He constantly objected to, smirked at, or whined about the possibility of an unconditionally loving Father/God. We lived with each other in relative peace for one semester, although I admit he was for me at times a serious pain on the back pew.

When he came up at the end of the course to turn in his final exam, he asked in a cynical tone, “Do you think
I’ll ever find God?”

I decided instantly on a little shock therapy. “No!” I said very emphatically.
“Why not,” he responded, “I thought that was the product you were pushing.”

I let him get five steps from the classroom door and then I called out, “Tommy! I don’t think you’ll ever find Him, but I am absolutely certain that He will find you!” He shrugged a little and left my class and my life.

I felt slightly disappointed at the thought that he had missed my clever line — He will find you! At least I thought it was clever.

Later I heard that Tommy had graduated, and I was duly grateful.

Then a sad report came. I heard that Tommy had terminal cancer.

Before I could search him out, he came to see me.

When he walked into my office, his body was very badly wasted and the long hair had all fallen out as a result of chemotherapy. But his eyes were bright and his voice was firm, for the first time, I remember.

“Tommy, I’ve thought about you so often; I hear you are sick,” I blurted out.

“Oh, yes, very sick. I have cancer in both lungs. It’s a matter of weeks.”

“Can you talk about it, Tom?” I asked.
“Sure, what would you like to know?” he replied. “What’s it like to be only twenty-four and dying?

“Well, it could be worse.
“Like what?, I asked.

“Well, like being fifty and having no values or ideals, like being fifty and thinking that booze, seducing women, and making money are the real biggies in life.

I began to look through my mental file cabinet under “S” where I had filed Tommy as strange.

(It seems as though everybody I try to reject by classification, God sends back into my life to educate me.)

“But what I really came to see you about,” Tom said, “is something you said to me on the last day of class.” ( He remembered!) He continued, “I asked you if you thought I would ever find God and you said, ‘No!’ which surprised me. Then you said, ‘But He will find you. I thought about that a lot, even though my search for God was hardly intense at that time. (My clever line. He thought about that a lot!) “But when the doctors removed a lump from my groin and told me that it was malignant, that’s when I got serious about locating God. And when the malignancy spread into my vital organs, I really began banging bloody fists against the bronze doors of heaven.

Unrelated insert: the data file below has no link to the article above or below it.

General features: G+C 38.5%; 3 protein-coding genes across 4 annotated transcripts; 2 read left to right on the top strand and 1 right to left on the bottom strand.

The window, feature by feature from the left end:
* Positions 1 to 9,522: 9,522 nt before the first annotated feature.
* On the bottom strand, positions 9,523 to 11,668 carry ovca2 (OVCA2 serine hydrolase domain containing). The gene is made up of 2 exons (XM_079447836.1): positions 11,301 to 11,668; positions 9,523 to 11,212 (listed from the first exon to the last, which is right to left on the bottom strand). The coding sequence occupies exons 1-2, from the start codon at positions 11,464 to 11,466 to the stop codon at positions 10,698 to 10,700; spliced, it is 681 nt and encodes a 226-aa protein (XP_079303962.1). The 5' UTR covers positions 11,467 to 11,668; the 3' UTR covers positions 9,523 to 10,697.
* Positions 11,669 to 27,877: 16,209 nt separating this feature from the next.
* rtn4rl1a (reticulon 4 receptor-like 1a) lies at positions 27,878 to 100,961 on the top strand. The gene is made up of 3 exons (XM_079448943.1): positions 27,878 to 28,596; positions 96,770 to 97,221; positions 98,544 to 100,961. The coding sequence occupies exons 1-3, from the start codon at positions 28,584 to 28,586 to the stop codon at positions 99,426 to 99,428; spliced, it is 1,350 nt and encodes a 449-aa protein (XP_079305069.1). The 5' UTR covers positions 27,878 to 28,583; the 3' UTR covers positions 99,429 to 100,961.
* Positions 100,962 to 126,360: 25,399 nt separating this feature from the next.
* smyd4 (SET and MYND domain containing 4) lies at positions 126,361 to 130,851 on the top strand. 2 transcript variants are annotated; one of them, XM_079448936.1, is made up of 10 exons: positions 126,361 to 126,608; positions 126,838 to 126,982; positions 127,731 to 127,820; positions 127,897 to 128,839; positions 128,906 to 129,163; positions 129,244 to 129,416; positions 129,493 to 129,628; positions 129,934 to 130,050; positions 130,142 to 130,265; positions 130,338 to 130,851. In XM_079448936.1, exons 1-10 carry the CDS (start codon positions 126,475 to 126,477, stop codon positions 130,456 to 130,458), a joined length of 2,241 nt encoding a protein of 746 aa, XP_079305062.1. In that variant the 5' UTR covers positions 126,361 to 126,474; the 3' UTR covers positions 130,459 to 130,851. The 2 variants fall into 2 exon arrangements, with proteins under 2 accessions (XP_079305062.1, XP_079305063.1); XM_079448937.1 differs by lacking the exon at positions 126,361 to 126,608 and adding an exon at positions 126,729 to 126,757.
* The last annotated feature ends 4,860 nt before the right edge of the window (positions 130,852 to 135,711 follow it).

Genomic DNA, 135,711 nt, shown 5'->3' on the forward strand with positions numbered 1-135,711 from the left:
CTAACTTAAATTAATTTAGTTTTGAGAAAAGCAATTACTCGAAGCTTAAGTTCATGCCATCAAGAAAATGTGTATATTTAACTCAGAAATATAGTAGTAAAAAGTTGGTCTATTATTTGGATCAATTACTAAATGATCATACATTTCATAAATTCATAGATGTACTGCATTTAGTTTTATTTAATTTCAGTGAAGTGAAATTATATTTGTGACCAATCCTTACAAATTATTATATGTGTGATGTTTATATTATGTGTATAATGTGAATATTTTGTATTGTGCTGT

But God did not come out. In fact, nothing happened. Did you ever try anything for a long time with great effort and with no success?

You get psychologically glutted, fed up with trying. And then you quit.

“Well, one day I woke up, and instead of throwing a few more futile appeals over that high brick wall to a God who may be or may not be there, I just quit. I decided that I didn’t really care about God, about an afterlife, or anything like that. I decided to spend what time I had left doing something more profitable. I thought about you and your class and I remembered something else you had said:

‘The essential sadness is to go through life without loving.

But it would be almost equally sad to go through life and leave this world without ever telling those you loved that you had loved them.

“So, I began with the hardest one, my Dad. He was reading the newspaper when I approached him.

“Dad. ”
” Yes, what?” he asked without lowering the newspaper..
“Dad, I would like to talk with you.”
“Well, talk!
“I mean. It’s really important.”
The newspaper came down three slow inches. “What is it?”

“Dad, I love you, I just wanted you to know that.” Tom smiled at me and said it with obvious satisfaction, as though he felt a warm and secret joy flowing inside of him.
” The newspaper fluttered to the floor. Then my father did two things I could never remember him ever doing before. He cried and he hugged me. We talked all night, even though he had to go to work the next morning. ”

It felt so good to be close to my father, to see his tears, to feel his hug, to hear him say that he loved me.”

“It was easier with my mother and little brother. They cried with me, too, and we hugged each other, and started saying real nice things to each other. We shared the things we had been keeping secret for so many years. ”

“I was only sorry about one thing — that I had waited so long. ”

“Here I was, just beginning to open up to all the people I had actually been close to..

“Then, one day I turned around and God was there.

” He didn’t come to me when I pleaded with Him. I guess I was like an animal trainer holding out a hoop, ‘C’mon, jump through. C’mon, I’ll give you three days, three weeks. ”

Apparently God does things in His own way and at His own hour.